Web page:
Remember the automobile, that spoke of a future of mobility and freedom safely contained within asphalt lines. Finally, we could get out into the beautiful, untouched countryside after a hard day at the car factory. Finally, we could carry all our groceries home from the supermarket they were building a few towns away. Finally we could improve the Los Angeles sunsets. Finally, joyous children could run heedlessly in the streets! . . . But look at the world these humble dreams have created. A gasping earth, wars with enemies across the globe, Paramus, NJ. . .And now a Toyota Prius remains our final attempt to save an outdated faith.
Or how about television, remember how great TV was. Interconnectedness, infotainment, the News!, education, a nation's pacifier, an even better way to see the world. . .and all of it free!. . .But this one ended up in the shitter too. Now TV is just a place where rich people hand out rationalizations to help us deal with the terrible things they do in our name. Now we have a large group of people who seem to accept that the most important events in their locality are who died, who got arrested, what ten crucial words our leaders said today, and who's house got smashed by a tsunami. What these people don't see is that the news is really the olds: death, scandal, tagedy, war; those pesky nuisances that have been with us the longest, but that we hoped to overcome with our utopian electric box. Unfortunately these solutions just change the face of the problem and we're left twiddling our wallydinks for a tantalope caster. . .
Which brings us to the question: What does this all have to do with "It's the Tuna!"?!? Well, the answer is simple. I think we got it this time! I think the phrase "It's the Tuna" is the solution to all the sufferings of the world without the troublesome side-effects. "It's the Tuna!" promises community, joy, and immortality. Let's see your Geo Prism give you that. "It's the Tuna!" gives us a chance to make a huge difference in our small world and a small difference in the huge one. "It's the Tuna!" offers us something new and different and bigger and better and T-shirts if the board ever gets off it's ass and makes them. . .But I don't want to be over-optimistic. Maybe it will be later shown by "science" that saying "It's the Tuna" causes droughts in Asia or genital herpes of the mouth, but I highly doubt it. "It's the Tuna!" is the American dream! The one that works anyway. So embrace it and say it, because "It's the Tuna!" is your society's salve. "It's the Tuna!" makes life worth living.
I have been saved. Open your heart, and you will be tuna!
12mar04 . ITT2
It is often said that William Shakespeare's greatest achievement was all the words he either introduced or reintroduced into the English language. Phraseblazers are not much different than Shakespeare. We are the type of people who refuse to accept the word world handed to us - a once vibrant, exciting world now waning and dull due to unappreciation, inattention and neglect. William Shakespeare knew what we know, that the power to change our vocabulary lies in our hands, no matter what George Bush and his band of tongue-tied thugs might have you believe.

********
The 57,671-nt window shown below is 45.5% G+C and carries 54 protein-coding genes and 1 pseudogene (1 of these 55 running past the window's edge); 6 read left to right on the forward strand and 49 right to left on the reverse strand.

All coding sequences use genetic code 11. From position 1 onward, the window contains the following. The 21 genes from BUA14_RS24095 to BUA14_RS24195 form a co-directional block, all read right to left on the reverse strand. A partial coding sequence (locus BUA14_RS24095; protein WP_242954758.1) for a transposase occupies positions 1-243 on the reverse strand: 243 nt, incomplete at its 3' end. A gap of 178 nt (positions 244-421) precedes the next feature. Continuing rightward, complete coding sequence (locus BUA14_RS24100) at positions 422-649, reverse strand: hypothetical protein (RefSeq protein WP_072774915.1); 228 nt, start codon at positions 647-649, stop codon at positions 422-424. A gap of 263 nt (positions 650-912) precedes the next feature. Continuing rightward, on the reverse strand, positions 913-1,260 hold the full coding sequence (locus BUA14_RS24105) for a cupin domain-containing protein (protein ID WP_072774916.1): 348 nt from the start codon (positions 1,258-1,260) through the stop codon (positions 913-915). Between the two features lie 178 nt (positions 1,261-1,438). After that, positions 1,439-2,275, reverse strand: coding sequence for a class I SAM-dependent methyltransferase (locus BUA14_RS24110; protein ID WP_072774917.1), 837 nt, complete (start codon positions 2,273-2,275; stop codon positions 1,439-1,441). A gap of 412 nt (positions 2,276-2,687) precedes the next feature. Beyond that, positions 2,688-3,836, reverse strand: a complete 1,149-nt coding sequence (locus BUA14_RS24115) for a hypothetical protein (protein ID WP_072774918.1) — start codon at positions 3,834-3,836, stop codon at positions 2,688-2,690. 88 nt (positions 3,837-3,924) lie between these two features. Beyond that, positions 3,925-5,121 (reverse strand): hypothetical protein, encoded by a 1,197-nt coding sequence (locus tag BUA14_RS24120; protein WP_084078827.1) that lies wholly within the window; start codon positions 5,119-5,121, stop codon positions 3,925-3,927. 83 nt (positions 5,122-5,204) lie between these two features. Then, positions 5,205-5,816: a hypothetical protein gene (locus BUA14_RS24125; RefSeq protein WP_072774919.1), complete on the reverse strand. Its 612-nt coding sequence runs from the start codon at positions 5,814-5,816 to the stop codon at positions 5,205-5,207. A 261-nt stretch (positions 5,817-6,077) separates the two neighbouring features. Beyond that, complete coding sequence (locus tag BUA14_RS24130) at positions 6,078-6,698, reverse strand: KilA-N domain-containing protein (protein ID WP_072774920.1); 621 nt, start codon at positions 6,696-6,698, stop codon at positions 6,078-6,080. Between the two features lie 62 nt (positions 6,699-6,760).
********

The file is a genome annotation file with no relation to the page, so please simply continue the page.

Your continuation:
But there's more to this whole "Shakespeare thing" than above average language skills and nonexistent WMDs. Think for a moment, if you will, about the man himself. Picture Shakes slaving away at his "plays", forever worried about "drama" and "stage right" and "drunken ushers." Totally oblivious to the fact that hundreds of years later, we'd just toss all that hard work out the window and praise only his phrases; we'd trash the plays for the phrase. Isn't it ironic? Don't you think? It's like rain on your wedding day, or a free ride when you already paid; some good advice that you just didn't take, and who would have thought it figured? Answer: Phraseblazers!! Because the phrase is the craze man, and we know it! That's what separates the immortal phraseblazer from sleepy Bill. We're not gonna let time white us out. We refuse to let that happen. We're going straight for the gold!
Which calls to mind the visionary genius who invented those jeans where the fronts of the legs are all washed out or the butt is pre-worn down before they've ever been worn. This noble soul had the heart and guts of a true phraseblaser. She said, "I'm not gonna buy a new pair of jeans, wear them every day straight for two years, renounce napkins, and pledge to cleanse them only when mother nature chooses to sprinkle her patented cleaning solution upon them, so that in some uncertain and distant future I will be cool. Hell no! That's how the cavemen made cool pants. . . Instead, I'll make a machine (or sweatshop of third world toilers) that can help me be cool NOW!"
Well phraseblasers, we are that cool machine. We are that sweatshop. We are proudly a part of the "It 's the Tuna!" apparatus, designed for immediate saying saturation and therefore immortality. But "It's the Tuna" is nothing if not benevolent. We will surely share in the immanent spoils. If we just keep to the grindstone the tuna tide will wash our sorrows away.
In closing, I'd like to leave you with the words of a long forgotten wise man. He asked whether it was "nobler in the mind to suffer the slings and arrows of outrageous fortune, or to take arms against a sea of troubles, and by opposing, end them." I think we all know the answer to this one. And even though the author of these lines has been buried beneath the sands of time, his words live on. We must take arms against the "It's the bomb's" of the world! We mustn't let these would-be parlance police push us around any longer! Phraseblazers, we will have our day, and on that day it will be TUNA!